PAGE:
Uber airport, is it worth it?

One question that divides drivers working for the Uber platform is whether it is worth waiting at the airport to get a fare. The Uber airport system works differently from the normal fares and booking system outside airports. Hence the question of this article.

Global answer

My answer would be yes and no. Or that it depends on the circumstances.
The fare applied at the airport is obviously even less that the standard one. £1 per mile and 15 p per minute is not the end of the world. Okay, okay, the base fare of £10 is much higher than the £2.50 that you get outside an airport. It can be a good fare if the journey is a long one over 15 miles. But we need to take into account the waiting time at the airport that is clearly variable depending on the activity of the airport and the number of cars waiting.

Uber airport virtual queue

We should always check the number of vehicles present in the virtual queue as well as the activity at the arrivals terminal. Generally, the waiting time in Heathrow and Gatwick airports is reasonable. This is less the case in Stansted and Luton airports. A queue of no more than 150 cars in Heathrow should result in a non-eternal waiting time there. About 1 hour max. The same queue with less than 50 in Gatwick might be worth a break in the waiting area. This provided that the activity of the arrivals is busy.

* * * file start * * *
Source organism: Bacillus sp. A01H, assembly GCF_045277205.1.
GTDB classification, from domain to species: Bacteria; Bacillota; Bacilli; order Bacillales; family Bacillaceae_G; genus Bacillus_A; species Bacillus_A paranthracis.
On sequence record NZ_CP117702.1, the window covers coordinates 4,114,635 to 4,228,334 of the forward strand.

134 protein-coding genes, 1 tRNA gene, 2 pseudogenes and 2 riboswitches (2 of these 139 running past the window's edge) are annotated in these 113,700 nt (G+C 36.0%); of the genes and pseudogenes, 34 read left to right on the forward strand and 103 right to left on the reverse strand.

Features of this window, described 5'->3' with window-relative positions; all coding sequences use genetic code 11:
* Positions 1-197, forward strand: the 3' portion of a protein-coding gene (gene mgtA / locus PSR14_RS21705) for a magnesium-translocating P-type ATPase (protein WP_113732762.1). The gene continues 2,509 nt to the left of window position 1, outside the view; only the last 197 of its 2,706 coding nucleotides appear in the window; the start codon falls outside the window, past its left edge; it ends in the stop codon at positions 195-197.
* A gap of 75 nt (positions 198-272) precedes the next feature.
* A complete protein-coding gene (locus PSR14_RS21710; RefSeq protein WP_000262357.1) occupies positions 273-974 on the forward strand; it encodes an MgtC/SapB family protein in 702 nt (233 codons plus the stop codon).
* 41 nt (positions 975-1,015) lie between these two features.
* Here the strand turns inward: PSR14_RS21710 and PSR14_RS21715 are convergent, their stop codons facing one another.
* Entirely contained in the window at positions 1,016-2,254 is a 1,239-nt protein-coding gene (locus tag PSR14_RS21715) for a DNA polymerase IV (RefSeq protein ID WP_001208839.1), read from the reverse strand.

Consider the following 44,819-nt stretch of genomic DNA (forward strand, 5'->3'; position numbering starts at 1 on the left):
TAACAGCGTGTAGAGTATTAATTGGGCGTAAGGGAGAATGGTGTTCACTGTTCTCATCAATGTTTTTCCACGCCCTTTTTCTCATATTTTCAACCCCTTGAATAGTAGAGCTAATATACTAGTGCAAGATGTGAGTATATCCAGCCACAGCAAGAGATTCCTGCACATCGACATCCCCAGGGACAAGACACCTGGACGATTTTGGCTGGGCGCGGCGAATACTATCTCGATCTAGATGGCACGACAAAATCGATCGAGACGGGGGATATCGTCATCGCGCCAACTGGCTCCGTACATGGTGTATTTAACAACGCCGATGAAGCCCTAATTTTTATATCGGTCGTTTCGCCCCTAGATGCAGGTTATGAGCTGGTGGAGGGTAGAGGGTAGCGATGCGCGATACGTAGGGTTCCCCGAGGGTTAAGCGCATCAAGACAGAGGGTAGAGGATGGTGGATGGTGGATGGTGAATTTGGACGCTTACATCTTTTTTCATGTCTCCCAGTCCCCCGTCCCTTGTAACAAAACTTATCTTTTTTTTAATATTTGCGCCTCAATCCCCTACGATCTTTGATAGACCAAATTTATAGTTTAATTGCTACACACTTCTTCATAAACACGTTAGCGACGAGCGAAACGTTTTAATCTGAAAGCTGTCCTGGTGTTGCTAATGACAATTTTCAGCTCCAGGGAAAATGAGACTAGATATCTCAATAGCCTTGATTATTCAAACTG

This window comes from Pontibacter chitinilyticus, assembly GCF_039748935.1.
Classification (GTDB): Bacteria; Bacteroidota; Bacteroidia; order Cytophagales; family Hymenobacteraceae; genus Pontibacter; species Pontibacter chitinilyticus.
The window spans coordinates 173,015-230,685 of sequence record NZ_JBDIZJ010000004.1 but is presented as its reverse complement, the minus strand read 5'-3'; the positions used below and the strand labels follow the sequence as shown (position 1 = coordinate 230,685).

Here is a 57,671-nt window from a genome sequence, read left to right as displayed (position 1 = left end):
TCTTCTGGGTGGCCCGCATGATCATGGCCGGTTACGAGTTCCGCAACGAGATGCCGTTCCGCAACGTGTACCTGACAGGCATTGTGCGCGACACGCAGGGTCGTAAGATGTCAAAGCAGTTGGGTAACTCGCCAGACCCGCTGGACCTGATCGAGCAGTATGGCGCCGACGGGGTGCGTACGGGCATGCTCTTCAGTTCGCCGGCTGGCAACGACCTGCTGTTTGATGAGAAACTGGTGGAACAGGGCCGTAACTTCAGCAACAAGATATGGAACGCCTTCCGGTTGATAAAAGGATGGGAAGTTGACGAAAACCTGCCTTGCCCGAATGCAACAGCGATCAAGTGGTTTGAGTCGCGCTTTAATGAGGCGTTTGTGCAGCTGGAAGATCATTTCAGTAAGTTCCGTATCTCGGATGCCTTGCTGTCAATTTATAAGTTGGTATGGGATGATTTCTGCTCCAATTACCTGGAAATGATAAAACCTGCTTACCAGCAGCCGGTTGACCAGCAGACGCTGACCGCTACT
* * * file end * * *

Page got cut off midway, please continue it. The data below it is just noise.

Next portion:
Never wait in Stansted or Luton airport regardless of the level of activity in terminals. You could end up there lingering for 3 or 4 hours with a queue not moving. It seems that there are some dodgy virtual queue scam happening there. What a waste of money and time would that be especially when you could end up having a fine for waiting too long in a private parking! Unless a ping is showing up after a drop off in one of these airport, waiting there is a no-no.

Let’s do the Maths

Some people would argue that the fare is not high enough to wait in an airport. All right, let’s do the maths. Let’s take two people in Heathrow airport, driver 1 and driver 2, one waiting after a drop off and the other one leaving straight to central London.

First of all, the one waiting at the airport would use his waiting time to have his break, maybe have a nap, eat, possibly do his prayers and go to the toilets. The one heading towards centre London would still be starving, wee in unsuitable places and miss a well-deserved break. Hey, these are not proper maths, are they? Here it is:

Driver 1:
Time spent: 45 minutes waiting + 40 minutes to central = 85 minutes.
Money earned: £30 + potential tips from friendly tourists.
Driver 2:
Time spent: 40 minutes to central + 2 average trips in jammed central of 40 minutes = 80 minutes.
Money earned: £16
And driver 2 had to drive all the way to central empty handed spending fuel.

Even if this example is not what always happens, it is often the case. So, it could be worth waiting in Heathrow or Gatwick provided that the waiting time is not too long.

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